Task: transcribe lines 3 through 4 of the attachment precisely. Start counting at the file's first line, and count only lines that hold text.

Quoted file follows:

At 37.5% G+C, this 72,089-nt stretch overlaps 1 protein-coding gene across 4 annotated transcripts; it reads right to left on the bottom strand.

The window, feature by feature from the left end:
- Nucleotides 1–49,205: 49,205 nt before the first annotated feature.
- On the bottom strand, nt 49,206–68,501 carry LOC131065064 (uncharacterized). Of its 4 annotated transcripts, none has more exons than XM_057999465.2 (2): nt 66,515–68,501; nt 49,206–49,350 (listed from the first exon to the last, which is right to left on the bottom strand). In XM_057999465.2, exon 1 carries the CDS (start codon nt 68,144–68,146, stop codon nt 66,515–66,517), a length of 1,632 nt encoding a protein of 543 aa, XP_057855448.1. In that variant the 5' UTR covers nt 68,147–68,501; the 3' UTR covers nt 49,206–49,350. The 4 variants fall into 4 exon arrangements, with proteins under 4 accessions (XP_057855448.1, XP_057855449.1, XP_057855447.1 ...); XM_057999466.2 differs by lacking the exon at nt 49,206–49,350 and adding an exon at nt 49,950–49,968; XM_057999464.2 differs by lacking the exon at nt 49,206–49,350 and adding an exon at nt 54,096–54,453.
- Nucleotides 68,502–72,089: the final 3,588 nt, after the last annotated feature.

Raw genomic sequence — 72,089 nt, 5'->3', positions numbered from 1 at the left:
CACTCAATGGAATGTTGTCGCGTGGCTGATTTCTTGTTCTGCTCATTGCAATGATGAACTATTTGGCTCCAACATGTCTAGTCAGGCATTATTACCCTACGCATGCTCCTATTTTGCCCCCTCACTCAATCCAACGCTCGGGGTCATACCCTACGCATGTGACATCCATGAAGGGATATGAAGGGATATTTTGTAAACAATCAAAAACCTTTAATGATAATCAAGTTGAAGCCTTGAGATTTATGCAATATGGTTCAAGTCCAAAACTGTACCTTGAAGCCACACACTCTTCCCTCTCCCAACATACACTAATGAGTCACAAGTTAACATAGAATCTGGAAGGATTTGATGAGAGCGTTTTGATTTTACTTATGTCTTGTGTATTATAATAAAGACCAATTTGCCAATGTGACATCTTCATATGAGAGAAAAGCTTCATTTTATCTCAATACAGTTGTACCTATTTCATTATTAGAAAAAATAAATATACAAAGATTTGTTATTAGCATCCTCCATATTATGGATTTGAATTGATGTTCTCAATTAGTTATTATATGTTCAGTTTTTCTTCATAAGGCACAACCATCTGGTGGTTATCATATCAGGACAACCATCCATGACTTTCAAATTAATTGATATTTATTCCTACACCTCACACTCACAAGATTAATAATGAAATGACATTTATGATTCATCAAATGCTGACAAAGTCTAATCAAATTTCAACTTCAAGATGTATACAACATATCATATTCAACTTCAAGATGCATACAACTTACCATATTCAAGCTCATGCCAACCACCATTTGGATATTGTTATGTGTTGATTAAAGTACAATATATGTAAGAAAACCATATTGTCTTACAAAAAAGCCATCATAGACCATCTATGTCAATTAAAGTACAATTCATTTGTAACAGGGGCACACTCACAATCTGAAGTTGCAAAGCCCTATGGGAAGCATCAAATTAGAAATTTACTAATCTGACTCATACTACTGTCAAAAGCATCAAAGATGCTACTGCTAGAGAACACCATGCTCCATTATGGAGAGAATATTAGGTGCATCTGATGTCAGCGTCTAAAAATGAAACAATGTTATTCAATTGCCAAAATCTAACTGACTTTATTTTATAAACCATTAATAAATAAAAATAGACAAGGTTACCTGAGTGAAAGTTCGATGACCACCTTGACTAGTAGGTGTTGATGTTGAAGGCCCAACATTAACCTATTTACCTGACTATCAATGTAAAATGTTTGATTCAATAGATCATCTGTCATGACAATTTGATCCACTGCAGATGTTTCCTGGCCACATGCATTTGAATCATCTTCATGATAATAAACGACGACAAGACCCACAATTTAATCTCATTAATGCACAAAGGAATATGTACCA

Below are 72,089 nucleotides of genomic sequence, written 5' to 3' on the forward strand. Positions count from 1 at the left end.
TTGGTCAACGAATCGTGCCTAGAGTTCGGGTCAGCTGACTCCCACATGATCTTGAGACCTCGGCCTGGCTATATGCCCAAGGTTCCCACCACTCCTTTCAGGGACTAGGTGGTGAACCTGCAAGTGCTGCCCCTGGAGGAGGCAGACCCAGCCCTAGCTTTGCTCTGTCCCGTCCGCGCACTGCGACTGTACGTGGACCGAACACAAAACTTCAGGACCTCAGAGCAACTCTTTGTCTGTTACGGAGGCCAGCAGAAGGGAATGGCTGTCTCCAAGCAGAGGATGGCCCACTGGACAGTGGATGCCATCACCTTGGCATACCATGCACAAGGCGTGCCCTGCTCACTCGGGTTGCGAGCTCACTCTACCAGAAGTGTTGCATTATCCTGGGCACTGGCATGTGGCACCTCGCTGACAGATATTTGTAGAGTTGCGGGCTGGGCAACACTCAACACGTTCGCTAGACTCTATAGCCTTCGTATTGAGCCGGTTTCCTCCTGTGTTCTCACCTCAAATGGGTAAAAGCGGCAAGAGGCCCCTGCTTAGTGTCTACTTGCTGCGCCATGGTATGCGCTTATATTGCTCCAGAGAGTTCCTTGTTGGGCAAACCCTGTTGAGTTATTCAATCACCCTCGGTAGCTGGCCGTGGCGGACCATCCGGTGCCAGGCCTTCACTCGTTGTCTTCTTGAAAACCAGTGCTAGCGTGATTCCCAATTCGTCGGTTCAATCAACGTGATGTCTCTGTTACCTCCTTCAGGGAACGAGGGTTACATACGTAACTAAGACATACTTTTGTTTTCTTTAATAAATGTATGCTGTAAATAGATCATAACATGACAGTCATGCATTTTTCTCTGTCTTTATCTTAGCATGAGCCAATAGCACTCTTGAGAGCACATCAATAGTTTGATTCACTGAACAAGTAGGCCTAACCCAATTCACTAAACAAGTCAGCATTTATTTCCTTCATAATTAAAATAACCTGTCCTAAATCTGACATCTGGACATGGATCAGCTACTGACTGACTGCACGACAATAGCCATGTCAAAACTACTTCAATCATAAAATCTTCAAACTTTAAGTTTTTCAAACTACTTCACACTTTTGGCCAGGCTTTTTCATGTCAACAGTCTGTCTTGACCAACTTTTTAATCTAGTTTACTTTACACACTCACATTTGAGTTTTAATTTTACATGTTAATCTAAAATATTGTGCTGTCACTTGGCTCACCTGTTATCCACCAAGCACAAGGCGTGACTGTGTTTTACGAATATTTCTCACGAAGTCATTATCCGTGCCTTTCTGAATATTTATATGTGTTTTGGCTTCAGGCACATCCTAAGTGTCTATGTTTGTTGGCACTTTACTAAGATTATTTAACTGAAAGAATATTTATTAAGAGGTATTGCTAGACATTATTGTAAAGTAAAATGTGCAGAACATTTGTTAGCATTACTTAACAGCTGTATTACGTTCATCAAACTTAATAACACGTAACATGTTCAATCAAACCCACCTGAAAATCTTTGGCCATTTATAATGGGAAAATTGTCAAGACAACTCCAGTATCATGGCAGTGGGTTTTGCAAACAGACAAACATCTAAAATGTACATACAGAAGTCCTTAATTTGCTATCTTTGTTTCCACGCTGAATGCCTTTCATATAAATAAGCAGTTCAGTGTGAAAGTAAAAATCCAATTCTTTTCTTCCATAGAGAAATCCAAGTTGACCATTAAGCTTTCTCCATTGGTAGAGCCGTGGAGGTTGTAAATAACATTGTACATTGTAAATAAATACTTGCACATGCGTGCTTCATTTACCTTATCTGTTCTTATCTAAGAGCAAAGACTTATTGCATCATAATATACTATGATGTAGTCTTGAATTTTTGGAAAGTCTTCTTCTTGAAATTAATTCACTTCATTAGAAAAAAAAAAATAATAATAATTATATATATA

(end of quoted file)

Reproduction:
- Nucleotides 1–49,205: 49,205 nt before the first annotated feature.
- On the bottom strand, nt 49,206–68,501 carry LOC131065064 (uncharacterized). Of its 4 annotated transcripts, none has more exons than XM_057999465.2 (2): nt 66,515–68,501; nt 49,206–49,350 (listed from the first exon to the last, which is right to left on the bottom strand). In XM_057999465.2, exon 1 carries the CDS (start codon nt 68,144–68,146, stop codon nt 66,515–66,517), a length of 1,632 nt encoding a protein of 543 aa, XP_057855448.1. In that variant the 5' UTR covers nt 68,147–68,501; the 3' UTR covers nt 49,206–49,350. The 4 variants fall into 4 exon arrangements, with proteins under 4 accessions (XP_057855448.1, XP_057855449.1, XP_057855447.1 ...); XM_057999466.2 differs by lacking the exon at nt 49,206–49,350 and adding an exon at nt 49,950–49,968; XM_057999464.2 differs by lacking the exon at nt 49,206–49,350 and adding an exon at nt 54,096–54,453.